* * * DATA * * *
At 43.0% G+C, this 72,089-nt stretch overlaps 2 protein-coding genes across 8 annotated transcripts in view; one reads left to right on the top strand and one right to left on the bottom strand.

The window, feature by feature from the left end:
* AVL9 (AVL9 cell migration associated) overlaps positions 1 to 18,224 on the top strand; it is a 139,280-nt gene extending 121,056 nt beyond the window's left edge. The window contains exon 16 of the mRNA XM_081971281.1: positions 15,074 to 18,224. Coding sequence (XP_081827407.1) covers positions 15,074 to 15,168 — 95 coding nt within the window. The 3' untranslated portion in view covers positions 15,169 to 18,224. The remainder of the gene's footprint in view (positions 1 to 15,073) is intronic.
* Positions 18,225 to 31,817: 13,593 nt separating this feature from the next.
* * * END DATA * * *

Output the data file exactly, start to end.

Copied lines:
At 43.0% G+C, this 72,089-nt stretch overlaps 2 protein-coding genes across 8 annotated transcripts in view; one reads left to right on the top strand and one right to left on the bottom strand.

The window, feature by feature from the left end:
* AVL9 (AVL9 cell migration associated) overlaps positions 1 to 18,224 on the top strand; it is a 139,280-nt gene extending 121,056 nt beyond the window's left edge. The window contains exon 16 of the mRNA XM_081971281.1: positions 15,074 to 18,224. Coding sequence (XP_081827407.1) covers positions 15,074 to 15,168 — 95 coding nt within the window. The 3' untranslated portion in view covers positions 15,169 to 18,224. The remainder of the gene's footprint in view (positions 1 to 15,073) is intronic.
* Positions 18,225 to 31,817: 13,593 nt separating this feature from the next.